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Beyond the Promise: 25 Global Brands and the Evolving Sustainability Tagline for Humanity

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We are relentlessly bombarded by big, iconic, and new brands that work hard to make themselves heard and visible as frequently and distinctly as possible. Creating strong brand identity and earning consumer trust requires marketers to blend art and science. Now considered more mainstream, sustainability continues to evolve as a corporate value, business imperative, and brand promise. So as creative and capital resources get deployed to position sustainability into existing and new brands, what can we, the mass marketplace of humanity, learn in the process?

As the needs and values of consumers and society have shifted, so to have the values and purpose of the modern corporation. Today, companies' sustainability objectives have become multi-purposed. The best companies are mobilizing their resources to deliver a better value and sustainable solution for their customers, employees, and the communities and regions in which they operate. With a global context and operating footprint, sustainability leaders are also advancing trust-based and strategic partnerships among governments, NGOs, and other businesses so that they can act upon sustainability goals with greater force, speed, agility, and shared purpose.

Take, for example, the evolution of business sustainability in the past year. 2015 has been a pivotal 'sustainability awakening' for many companies. Big brand companies as diverse as Unilever, Tiffany & Co., Green Mountain Coffee, H&M, Adidas, Diageo, Apple, and BASF are deeply entrenched in all facets of sustainability. Although multinational corporations have dabbled with sustainability as a business value across the past decade, more CEOs and CFOs recognize that sustainability is integral to every facet of their global enterprise (i.e., from R&D to operations, marketing, sales, procurement, supply chain, IT, legal, and finance). The challenge global companies continue to face however is how best to integrate sustainability within their business, throughout their supply chains, and in a transparent and trusted way to consumers.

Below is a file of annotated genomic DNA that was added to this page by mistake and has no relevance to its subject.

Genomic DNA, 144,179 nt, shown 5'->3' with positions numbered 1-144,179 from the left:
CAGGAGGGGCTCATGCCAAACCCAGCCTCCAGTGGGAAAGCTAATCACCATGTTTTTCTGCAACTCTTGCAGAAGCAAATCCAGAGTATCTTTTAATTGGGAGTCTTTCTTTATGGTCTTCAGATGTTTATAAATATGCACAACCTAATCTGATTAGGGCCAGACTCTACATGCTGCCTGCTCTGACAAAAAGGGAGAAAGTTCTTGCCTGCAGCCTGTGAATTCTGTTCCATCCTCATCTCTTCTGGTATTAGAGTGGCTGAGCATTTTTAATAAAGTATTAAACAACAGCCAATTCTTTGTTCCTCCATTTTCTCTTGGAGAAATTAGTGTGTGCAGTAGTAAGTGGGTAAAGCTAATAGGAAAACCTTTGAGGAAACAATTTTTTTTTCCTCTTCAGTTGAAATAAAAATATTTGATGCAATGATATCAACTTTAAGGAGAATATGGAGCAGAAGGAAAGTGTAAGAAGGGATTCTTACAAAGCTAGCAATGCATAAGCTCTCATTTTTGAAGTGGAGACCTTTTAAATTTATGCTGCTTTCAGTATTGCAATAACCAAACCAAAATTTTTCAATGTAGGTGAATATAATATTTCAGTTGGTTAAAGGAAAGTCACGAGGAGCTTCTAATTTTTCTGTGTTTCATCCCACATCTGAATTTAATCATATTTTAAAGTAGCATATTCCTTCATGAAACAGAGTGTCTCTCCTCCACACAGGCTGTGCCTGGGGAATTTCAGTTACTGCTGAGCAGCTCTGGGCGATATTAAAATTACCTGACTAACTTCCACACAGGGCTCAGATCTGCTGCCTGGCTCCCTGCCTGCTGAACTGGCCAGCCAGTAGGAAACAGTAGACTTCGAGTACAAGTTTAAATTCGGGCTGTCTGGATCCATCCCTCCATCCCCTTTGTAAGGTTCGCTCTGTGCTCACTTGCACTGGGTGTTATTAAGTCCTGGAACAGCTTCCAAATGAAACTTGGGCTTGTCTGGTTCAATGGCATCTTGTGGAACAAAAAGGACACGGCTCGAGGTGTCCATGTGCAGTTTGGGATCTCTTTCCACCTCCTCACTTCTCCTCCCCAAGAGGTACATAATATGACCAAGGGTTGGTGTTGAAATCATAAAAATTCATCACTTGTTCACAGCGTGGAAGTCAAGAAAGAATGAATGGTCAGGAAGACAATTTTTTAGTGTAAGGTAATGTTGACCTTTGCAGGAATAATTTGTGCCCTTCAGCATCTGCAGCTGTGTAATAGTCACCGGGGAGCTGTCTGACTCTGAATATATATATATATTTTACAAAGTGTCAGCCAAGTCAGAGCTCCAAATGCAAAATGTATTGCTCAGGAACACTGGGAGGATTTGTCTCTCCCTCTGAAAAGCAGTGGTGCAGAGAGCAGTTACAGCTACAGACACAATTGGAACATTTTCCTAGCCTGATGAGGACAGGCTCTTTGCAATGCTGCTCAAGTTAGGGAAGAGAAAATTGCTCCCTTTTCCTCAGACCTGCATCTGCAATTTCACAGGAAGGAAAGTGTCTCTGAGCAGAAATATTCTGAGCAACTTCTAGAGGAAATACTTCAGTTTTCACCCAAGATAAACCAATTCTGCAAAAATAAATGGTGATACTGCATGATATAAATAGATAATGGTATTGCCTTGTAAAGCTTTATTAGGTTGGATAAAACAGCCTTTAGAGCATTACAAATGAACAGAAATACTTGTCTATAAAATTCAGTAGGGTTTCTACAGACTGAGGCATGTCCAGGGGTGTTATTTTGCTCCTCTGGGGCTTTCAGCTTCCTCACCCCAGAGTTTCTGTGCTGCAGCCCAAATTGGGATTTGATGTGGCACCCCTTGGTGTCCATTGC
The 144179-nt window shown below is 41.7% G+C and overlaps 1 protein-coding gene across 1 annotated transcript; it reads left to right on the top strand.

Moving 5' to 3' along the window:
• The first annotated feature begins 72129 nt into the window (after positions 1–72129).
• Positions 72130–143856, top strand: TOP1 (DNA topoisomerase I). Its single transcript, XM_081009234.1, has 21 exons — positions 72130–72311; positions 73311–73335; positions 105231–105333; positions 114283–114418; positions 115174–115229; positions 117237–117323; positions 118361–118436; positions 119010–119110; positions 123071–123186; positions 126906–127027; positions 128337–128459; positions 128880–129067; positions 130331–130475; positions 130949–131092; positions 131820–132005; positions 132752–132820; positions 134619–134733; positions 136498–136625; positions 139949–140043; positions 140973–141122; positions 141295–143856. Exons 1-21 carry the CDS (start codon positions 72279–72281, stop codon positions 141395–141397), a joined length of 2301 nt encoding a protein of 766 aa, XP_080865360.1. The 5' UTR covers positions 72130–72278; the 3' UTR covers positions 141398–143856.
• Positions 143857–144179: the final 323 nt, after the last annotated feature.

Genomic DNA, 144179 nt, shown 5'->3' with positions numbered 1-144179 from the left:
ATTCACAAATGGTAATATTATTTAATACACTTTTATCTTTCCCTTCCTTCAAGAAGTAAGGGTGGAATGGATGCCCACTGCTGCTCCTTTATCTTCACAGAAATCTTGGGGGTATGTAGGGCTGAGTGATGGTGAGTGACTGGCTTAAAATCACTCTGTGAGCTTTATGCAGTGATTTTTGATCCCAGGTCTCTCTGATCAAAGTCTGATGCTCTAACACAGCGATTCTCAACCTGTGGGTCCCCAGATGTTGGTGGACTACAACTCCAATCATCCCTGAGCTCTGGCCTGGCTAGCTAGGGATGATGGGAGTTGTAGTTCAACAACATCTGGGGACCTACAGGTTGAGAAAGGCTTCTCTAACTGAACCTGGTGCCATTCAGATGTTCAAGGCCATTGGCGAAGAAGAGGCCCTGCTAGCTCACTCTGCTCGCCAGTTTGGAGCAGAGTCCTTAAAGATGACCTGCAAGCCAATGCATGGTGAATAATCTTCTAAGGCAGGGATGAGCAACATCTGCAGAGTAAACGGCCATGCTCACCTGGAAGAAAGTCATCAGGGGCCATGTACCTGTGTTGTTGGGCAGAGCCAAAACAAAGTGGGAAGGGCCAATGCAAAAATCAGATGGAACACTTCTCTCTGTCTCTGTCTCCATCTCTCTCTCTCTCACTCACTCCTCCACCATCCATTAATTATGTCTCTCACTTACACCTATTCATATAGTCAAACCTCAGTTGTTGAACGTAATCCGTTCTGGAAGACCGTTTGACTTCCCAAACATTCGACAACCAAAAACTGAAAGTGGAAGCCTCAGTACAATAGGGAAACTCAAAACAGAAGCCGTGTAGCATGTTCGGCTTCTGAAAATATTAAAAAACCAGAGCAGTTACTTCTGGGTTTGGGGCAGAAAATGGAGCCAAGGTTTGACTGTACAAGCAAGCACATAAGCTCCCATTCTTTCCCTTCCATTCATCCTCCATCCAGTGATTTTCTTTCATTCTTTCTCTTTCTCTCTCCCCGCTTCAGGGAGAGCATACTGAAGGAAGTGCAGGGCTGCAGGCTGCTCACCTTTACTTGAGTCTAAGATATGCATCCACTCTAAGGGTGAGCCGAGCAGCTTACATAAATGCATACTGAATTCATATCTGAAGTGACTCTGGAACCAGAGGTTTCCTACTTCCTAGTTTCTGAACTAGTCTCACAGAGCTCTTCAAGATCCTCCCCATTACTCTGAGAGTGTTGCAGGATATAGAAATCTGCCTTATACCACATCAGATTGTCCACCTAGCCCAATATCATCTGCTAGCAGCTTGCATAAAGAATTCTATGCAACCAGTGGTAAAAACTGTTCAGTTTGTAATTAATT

Building brands is big business, and a necessity for engaging and capturing the trust of consumers. It's estimated that nearly $600B is spent annually on global marketing and advertising. Brands that transcend time and generations of consumers (think McDonald's, Nike, Campbell's), excel at reinventing slogans and taglines that resonate with new audiences, and (most importantly) by continuously improving and delivering upon their brand promise with superior products and services.

As evidenced by Pricewaterhouse Coopers' (PWC) annual survey of CEOs, for big global brands much of this boils down to building and maintaining trust-based relationships with consumers and stakeholders (investors, NGOs, governments, suppliers, etc.). Brands that have experienced longevity rely heavily on the power of story to reinforce the staying power of existing, while alluring new customers. But without consistent follow-through (i.e., designing and delivering products that delight people), keeping the buoyancy of brands among buyers would be an exercise in futility. Brands can only be trusted when their parent company delivers upon the brand promise. But even more significant than that, consumer (and investor) trust in business goes beyond the brands.

Consumer trust in brands burrows deep into the bellows of the corporation, where governance, accountability, culture, and creativity collide. Consumers want to know their products are great, but they equally want to know that their values align with the "who, what, where, and how" their products got to be branded in the first place. For all of its entanglements, sustainability has emerged to be a key corporate currency, material to business growth and performance. Sustainability is ultimately manifested within the performance of products and services. As a medium for communicating value, the creation and advertisement of brands will play a significant role in determining which brands (and companies) are to be trusted.